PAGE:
It reminds of what Brian said in his vlog about 9/11, about how all the hardship and struggle he’s been through has actually proved to him he can survive, that he can take the hits and stay standing.
That’s a man who loves himself.
I think is what Dan means when he talks about passion.
Passion is what happens to you when you allow your vision to be your purpose.
It doesn’t mean things just start happening for you.
It’s got nothing to do with the New Age BS about the net catching you when you jump.
Passion is the energy that allows you to be the master of your own destiny.
Here’s the real lesson for me, and it’s only just hit me:
You can’t love yourself standing still.
The only way you can love yourself is to know what you are made of, to always be pushing at the boundaries of your abilities, to be constantly expanding your dreams of what is possible.
That’s evolution. That’s what it means to be human.
If you are sitting there still fumbling over the question of what “Be All You Can Be” means for you, you’re not going to find out the answer by just thinking about it.
Because the truth of the matter is, “all we can be”, is always changing.
Once we get to one peak, there’s always another one to move on to.
Dan Pena’s teaching really has nothing to do with being a hyper-capitalist, or a competitive alpha male.
It’s about always becoming more. Evolving, growing, developing.A lot of people probably think Dan is just some macho egoist.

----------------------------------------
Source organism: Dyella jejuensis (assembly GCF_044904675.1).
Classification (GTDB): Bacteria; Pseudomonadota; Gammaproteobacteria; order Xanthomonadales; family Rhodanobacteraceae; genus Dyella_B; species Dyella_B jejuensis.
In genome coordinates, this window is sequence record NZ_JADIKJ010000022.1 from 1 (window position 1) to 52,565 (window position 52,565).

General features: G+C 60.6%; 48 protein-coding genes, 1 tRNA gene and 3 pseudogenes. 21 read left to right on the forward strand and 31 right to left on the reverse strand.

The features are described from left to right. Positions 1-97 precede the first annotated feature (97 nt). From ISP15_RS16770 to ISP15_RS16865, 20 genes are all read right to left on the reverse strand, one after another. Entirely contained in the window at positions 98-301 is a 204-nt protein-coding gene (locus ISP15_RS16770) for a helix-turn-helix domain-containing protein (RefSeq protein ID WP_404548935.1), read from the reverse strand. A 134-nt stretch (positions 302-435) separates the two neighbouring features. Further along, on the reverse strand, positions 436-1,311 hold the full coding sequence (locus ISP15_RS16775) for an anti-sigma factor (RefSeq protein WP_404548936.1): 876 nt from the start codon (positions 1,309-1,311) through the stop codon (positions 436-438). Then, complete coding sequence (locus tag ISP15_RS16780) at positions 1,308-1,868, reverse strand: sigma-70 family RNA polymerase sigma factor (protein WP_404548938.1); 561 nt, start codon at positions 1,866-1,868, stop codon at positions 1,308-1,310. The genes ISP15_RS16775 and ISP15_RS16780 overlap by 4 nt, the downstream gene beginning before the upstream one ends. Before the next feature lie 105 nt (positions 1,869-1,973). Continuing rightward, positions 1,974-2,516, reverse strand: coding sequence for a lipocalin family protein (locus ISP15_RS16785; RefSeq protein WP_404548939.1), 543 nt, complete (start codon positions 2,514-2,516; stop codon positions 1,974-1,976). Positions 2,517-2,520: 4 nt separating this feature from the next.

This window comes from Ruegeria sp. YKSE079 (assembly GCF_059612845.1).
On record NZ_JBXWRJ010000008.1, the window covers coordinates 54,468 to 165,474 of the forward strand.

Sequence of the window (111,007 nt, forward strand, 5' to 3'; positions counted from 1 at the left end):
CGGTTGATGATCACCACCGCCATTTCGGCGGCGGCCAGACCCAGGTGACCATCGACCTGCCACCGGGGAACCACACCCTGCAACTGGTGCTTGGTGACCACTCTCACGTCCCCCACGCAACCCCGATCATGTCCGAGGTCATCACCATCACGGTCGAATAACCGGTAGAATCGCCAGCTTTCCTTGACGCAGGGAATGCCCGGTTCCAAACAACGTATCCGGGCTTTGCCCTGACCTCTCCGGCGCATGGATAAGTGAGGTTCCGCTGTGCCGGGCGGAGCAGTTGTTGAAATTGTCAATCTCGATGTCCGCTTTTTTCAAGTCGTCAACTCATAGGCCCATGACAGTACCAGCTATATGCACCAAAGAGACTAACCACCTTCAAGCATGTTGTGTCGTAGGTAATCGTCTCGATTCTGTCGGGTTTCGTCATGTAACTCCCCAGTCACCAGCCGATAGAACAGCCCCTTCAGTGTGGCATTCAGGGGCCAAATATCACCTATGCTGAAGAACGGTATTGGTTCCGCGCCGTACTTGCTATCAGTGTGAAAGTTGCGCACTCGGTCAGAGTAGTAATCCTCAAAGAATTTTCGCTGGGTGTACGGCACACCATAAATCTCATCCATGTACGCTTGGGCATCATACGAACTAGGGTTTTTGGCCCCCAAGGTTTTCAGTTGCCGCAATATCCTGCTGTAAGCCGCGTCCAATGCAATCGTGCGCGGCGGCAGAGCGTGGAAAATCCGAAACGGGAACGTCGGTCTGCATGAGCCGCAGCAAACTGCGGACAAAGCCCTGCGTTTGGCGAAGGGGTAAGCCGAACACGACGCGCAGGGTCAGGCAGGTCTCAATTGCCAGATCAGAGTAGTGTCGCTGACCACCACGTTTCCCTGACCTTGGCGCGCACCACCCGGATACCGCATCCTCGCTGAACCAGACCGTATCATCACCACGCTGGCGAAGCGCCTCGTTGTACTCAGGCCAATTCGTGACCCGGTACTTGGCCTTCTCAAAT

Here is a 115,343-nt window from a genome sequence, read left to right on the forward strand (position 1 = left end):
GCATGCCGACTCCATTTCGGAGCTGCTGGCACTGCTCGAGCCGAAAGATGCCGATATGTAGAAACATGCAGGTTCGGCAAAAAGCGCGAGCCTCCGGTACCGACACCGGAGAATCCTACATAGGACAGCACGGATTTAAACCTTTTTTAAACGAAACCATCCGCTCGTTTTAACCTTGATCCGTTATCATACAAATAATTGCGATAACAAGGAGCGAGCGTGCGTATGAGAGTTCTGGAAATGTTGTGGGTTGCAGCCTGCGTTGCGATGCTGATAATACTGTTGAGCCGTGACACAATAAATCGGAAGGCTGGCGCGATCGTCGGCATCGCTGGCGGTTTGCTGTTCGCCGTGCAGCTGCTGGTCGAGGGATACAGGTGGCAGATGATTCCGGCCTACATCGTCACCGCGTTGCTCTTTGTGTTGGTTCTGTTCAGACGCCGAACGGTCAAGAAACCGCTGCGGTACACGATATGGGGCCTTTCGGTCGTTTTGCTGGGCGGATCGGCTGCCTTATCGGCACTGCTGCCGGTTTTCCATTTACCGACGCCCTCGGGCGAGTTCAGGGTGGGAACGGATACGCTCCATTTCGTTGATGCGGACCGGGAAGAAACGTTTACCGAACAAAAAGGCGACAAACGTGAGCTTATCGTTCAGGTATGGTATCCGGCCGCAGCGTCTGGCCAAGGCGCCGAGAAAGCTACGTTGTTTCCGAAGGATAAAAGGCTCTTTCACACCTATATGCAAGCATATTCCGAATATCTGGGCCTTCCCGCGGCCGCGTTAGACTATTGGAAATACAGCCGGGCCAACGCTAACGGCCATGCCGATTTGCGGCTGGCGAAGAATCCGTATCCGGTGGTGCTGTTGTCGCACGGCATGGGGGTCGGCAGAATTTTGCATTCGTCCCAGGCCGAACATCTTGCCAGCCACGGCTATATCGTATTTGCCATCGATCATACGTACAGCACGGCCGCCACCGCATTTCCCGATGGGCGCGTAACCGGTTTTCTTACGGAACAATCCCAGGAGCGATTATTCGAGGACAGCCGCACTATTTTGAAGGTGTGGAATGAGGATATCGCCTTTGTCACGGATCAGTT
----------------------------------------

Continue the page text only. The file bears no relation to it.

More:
They think that’s why he has all those dead animals on his wall, and why he still goes bungee jumping at 70 years old!
But what Dan has taught me personally is that the ego is okay, when it is focused on becoming the best version of yourself.
The only way you can be a good friend, a good brother or a good lover is if you live your life on the edge of what’s possible.
That’s what Dan Pena means to me, and I think that’s exactly what London Real Academy is all about.
There’s no final answer.
If you don’t know what your passion is, if you don’t know what the “best you” is supposed to look like, then you are living out of fear.
None of us knows absolutely, because the answer is always changing.
We’re humans, and humans must evolve first and ask questions later.
To love yourself is to test yourself.
And I can think of no better place to start testing yourself than listening to the passion and the wisdom of Dan Pena.
Let me know what you took away from this episode.
Everyone connects differently with each guest so please do leave a comment.
Thanks for reading!